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Russia Begins 'Year of Merciful Love'

Interview With Archbishop Tadeusz Kondrusiewicz

MOSCOW, JAN. 28, 2007 (Zenit) - The Russian episcopal conference has declared 2007 the "Year of Merciful Love."

The theme follows 2006's dedication to the "Year of the Bible." Archbishop Tadeusz Kondrusiewicz of the Archdiocese of the Mother of God in Moscow explained to us why the bishops decided on the 2007 theme, and what fruits were gleaned in 2006.

Q: Why is 2007 the "Year of Merciful Love"?

Archbishop Kondrusiewicz: Our bishops' conference decided that 2007 should be the "Year of Merciful Love" in response to Pope John Paul II's apostolic appeal "Ecclesia in Europa" and to Pope Benedict XVI's first encyclical "Deus Caritas Est," which, in the second part, speaks about charity.

The theme of this year, "Hasten to Do Good," are the words of Dr. Feodor Haas, a German doctor who spent most of his life in Moscow caring for prisoners and whose motto in life was precisely "Hasten to Do Good."

As the Pope says in his encyclical "Deus Caritas Est," we want everyone to understand that charity is an integral part of the essence of the Church, whose nature is not only to proclaim the Gospel and administer the sacraments, but also to undertake works of mercy. As the Pope said in Germany: "Charity must not be separated from the Gospel."

Q: What are the most important activities to be carried out during 2007 in the context of the "Year of Merciful Love"?

Archbishop Kondrusiewicz: To begin with, all the pastoral messages and sermons will be focused on the encyclical "Deus Caritas Est," which addresses charity. A conference dedicated to Dr. Haas, whose process of beatification is under way is planned for April.

I have spoken about this conference with Metropolitan Kirill of Smolensk and Kaliningrad, president of the foreign relations department of the Patriarchate of Moscow, as we want to invite the Russian Orthodox Church. We hope there will be many representatives of it, because, for both, work with imprisoned people is very important. The Russian Orthodox Church is doing very much in this respect and it will be very enriching to hear its experience.

On the occasion of the 90th anniversary of the apparitions of the Virgin of Fatima, we will hold a conference on May 12-13 given that, such apparitions, are also a manifestation of the charity of the love of God for Russia. At that time, in 1917, the most Holy Virgin predicted somewhat the history of Russia and of the world and called for repentance referring to what would happen here. In her message she also gave us hope of which we are witnesses today.

This 2007 we also want to concentrate the attention of our charitable organizations on communities of the faithful, because charitable activities should be directed to helping those in need and in our communities we have many people that require it. In fact at a Caritas meeting of our archdiocese, held in December 2006, this point was stressed: to help people concretely.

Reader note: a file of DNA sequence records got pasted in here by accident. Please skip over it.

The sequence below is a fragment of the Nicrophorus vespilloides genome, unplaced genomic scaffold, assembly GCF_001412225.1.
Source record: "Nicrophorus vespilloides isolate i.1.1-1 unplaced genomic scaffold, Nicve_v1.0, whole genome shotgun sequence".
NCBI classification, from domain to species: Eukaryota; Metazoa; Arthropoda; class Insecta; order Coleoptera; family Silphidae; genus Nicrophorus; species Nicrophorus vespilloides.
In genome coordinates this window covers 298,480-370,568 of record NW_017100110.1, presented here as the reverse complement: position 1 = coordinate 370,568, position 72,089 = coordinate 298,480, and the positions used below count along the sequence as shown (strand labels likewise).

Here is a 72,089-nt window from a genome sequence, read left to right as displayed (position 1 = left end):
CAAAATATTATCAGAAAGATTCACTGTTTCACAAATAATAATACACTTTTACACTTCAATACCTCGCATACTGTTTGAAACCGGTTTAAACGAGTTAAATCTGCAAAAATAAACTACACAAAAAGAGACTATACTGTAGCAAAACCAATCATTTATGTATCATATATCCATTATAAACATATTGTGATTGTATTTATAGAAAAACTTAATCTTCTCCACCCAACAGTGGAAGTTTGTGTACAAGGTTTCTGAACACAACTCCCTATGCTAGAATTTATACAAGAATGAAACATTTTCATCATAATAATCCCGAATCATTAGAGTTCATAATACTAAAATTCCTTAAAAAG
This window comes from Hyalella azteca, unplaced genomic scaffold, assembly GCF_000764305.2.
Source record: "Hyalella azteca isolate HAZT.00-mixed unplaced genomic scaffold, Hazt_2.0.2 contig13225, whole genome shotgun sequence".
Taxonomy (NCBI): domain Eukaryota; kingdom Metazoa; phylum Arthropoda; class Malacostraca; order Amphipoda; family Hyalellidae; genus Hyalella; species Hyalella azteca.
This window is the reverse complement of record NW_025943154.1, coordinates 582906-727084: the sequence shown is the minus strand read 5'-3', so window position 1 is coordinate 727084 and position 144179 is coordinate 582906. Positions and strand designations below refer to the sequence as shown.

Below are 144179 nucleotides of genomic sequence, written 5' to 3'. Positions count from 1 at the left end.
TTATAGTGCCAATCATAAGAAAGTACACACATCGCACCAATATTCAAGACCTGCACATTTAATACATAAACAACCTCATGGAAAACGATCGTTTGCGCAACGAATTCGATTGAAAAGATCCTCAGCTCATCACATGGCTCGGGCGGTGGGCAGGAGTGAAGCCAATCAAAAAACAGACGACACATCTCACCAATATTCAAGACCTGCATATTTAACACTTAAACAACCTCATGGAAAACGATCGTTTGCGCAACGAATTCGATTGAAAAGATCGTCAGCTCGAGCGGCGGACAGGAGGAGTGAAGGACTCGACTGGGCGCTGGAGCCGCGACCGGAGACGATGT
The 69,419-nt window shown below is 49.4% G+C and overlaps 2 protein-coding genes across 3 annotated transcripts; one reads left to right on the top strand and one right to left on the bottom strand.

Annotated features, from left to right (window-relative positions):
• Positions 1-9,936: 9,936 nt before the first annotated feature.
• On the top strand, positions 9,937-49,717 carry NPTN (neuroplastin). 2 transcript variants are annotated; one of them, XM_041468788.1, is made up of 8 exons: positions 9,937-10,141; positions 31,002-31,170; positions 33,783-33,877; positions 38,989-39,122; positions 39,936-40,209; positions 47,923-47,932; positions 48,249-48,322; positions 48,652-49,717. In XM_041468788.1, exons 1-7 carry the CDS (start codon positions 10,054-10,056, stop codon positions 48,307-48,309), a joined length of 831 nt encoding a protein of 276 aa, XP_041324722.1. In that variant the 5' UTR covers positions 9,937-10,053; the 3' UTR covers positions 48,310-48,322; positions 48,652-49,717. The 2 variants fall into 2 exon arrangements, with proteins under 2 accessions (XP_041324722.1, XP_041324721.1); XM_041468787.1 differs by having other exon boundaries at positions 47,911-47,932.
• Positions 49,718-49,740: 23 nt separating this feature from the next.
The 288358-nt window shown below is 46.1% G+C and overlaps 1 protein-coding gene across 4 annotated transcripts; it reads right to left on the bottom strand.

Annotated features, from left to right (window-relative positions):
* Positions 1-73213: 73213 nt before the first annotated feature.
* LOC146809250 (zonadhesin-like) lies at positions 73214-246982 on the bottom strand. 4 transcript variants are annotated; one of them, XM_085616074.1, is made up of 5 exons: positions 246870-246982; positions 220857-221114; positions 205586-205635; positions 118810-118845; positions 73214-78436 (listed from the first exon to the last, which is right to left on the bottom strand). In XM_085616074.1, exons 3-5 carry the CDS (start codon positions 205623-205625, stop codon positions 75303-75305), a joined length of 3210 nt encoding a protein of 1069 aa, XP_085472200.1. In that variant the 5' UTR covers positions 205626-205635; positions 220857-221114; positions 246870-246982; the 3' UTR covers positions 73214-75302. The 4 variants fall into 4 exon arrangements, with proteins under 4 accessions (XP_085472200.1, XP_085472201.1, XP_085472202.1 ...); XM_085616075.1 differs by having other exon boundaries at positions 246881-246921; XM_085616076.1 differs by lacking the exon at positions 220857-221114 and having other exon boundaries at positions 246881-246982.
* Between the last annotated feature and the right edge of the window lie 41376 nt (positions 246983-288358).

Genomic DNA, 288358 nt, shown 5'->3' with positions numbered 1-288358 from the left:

I have also officially requested Archbishop Georgi de Nizhny Novgorod of the Russian Orthodox Church, to send an Orthodox priest to groups that we assist with Caritas to give people the needed spiritual assistance. I made the same proposal last Jan. 15, 2007, to Archbishop Irinarkh of Perm where we have opened a social center and where Mother Teresa's Sisters are working.

The charitable issue in Russia today is very acute throughout the country. There is concern in the government to come to an agreement between the Church and State on the best way to interact in charitable works, because at present Russian laws are not adequate in this aspect; there are contradictions and tax exemptions are not in place. I very much like the Italian example, on paying taxes on the income of physical people, 0.8% can be allocated, if one so wishes, to the Church or to the State for charitable works.

In this way, the individual does not have to give extra money to help but can donate a part of his taxes. I think that in Russia, we must study the Italian experience and allot a certain amount of taxes of businesses and other organizations that wish to contribute to charity.

During the meeting that religious organizations held with the Russian president's administration on the topic at the end of last year, we heard the statistic that in Russia, 12-13% of the population is helped by charitable organizations. That is a very high percentage! Therefore, we have called for a change in the law and given what we have heard from the government, I have hope that it will happen. And, providentially, this common concern has coincided with our dedicating this year to "merciful love."

Q: What fruits were left from 2006: the "Year of the Bible" whose theme was "I Trust in the Lord's Word"?

Archbishop Kondrusiewicz: In general, very good and new ...

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